I do not like military shooters and tend to avoid them like the plague. A lot of them are morally awkward, featuring mostly white Westerners shooting at whichever group of ‘others’ seemed the most threatening at the time the game went into production. Also, the online-multiplayer seems to be the main selling point for most of these games, and I don’t enjoy getting continuously ‘fragged’ or ‘pwned’ by foulmouthed teens who have spent all their time online practicing instead of developing social skills or getting laid. And finally: realistic shooters tend to bore me with their machismo and rabid patriotism. But then along came Spec Ops: The Line. It’s a military shooter, but it gathered so much buzz for its unconventional storyline that I decided to pick it up when I spotted it on sale.
You are Captain Martin Walker, a guy who at first seems like a cookie-cutter all-American hero. You lead a squad of three into Dubai, which has been hit catastrophically by sandstorms. Your job is to covertly find out what happened to a previous team – the 33rd battalion led by a certain John Konrad. It was sent to Dubai to evacuate the inhabitants that were left behind after the rich and powerful had fled the city. As you walk into an unclear situation with multiple factions fighting each other, mistakes are made which escalate the situation, including one as harrowing as I’ve ever witnessed in a video game. Walker’s mind and body take a severe beating and his team begins to doubt him. Depending on what you do during the final mission and the sequence that follows after the credits, it leads to one of four downbeat, existential endings. None of them include bunnies, rainbows or unicorns. Despite this, all of them are worth watching and profound in their own way.
Having been pre-warned by reviews that the parts where you shoot a literally unbelievable amount of opposing soldiers are fairly generic and turn into a slog near the end, I played through the game on ‘easy’. I can actually recommend doing that, if – like me – you just want to optimally experience the story (‘enjoy’ seems the wrong word). It improves the pacing as you won’t have to replay any of the lengthy and increasingly grim battles more than once. From a gameplay perspective, the actual shooting is indeed pretty standard apart from a mechanic where you can shoot glass that has sand on or behind it, to pour an avalanche over your enemies. Some people have complained about the fact that vaulting and melee combat were mapped to the same button, but I wasn’t hindered by this too much, engaging long-distance by preference. Dodging hand grenades is a pain, however, because sticking to cover, getting out of cover and running are all controlled by the same button. So if someone lobs a grenade at you, you have to carefully un-stick yourself and amble away from your cover far enough for you start running when you press that button again, instead of going right back into cover and getting blown up.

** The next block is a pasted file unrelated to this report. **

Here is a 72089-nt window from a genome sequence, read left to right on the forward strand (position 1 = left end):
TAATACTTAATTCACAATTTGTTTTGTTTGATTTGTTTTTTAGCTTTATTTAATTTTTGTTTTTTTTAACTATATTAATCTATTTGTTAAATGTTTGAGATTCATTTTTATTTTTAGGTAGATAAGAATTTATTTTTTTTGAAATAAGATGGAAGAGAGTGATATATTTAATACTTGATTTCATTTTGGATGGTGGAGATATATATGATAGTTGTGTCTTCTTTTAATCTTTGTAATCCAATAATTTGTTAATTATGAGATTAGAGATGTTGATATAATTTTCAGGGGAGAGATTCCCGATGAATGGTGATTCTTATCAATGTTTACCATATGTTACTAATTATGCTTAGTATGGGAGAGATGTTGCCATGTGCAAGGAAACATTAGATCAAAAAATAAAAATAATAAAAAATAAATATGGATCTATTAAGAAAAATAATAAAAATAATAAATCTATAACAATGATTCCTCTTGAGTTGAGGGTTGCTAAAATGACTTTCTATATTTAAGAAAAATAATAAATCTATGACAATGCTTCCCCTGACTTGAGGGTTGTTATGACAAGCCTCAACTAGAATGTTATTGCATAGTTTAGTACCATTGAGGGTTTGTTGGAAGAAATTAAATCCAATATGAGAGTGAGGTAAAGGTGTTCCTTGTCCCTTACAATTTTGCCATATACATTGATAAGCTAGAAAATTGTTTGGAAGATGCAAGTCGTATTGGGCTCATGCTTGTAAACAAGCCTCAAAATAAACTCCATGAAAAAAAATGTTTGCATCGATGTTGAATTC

The game has been criticized for being hypocritical, discussing the horrors of war, while at the same time trying to entertain by way of gunfights. But the context of the shooting matters. Odd as it is, you feel somewhat guilty as you go through these sequences, but compelled to keep going because you want to see what happens next. And yes, there is heroic rock music playing on the background at points, which is obnoxious if taken at face value, but which contextually is clearly ironic, along the lines of that ‘America, f*ck yeah!’ song from the South Park guys. The gore may be entertaining to some people (and in some other games it is to me too), but here it mostly feels painful. The faces of the soldiers you kill are generally detailed enough that they become individuals when lying dead on the ground. At some point you hear a couple of guards having a very normal, humanizing conversation, right before you inevitably have to kill them. If you’re not engaging with the game intellectually, all you’ll see is a bland shooter. And you’d be missing the point entirely. In a strange way, it would be less fitting if the killing was very creative and a lot of ‘fun’. Admittedly, the fact that you can get ‘achievements’ for certain kinds of kills is a bit dubious, but to avoid a financial loss with expensive-to-make games like this, you have to please gamers of all kinds, not just the ones with a philosophical bent. So, yeah, the game does make a few concessions that slightly weaken its point.
Though some of the things you will see in Spec Ops: The Line are hard to watch, the graphics themselves are impressive and the sand swept environments are outright beautiful at times. For the atmosphere, the visuals and the story, I really recommend picking up the game if you catch it on sale. Run through it over the course of an afternoon on ‘easy’ to get the most out of it (and forget about the allegedly mediocre, tacked-on multiplayer component, which I ignored). Of course, alternatively you could just look up the cut scenes on YouTube. But when taken out of context and without the interactive element, I don’t think these scenes would have the same impact. To feel that, you have to identify with Walker, at least up to a point, and feel responsible for his actions. It’s not often that a war game lets itself get inspired by something as thoughtful as Joseph Conrad’s Heart of Darkness. (Note that the name of the ambiguous leader of the 33th battalion is Konrad.) If you’re a gamer on the look-out for something with substance, don’t miss out on this experience. Even – or maybe especially – if you normally hate military shooters.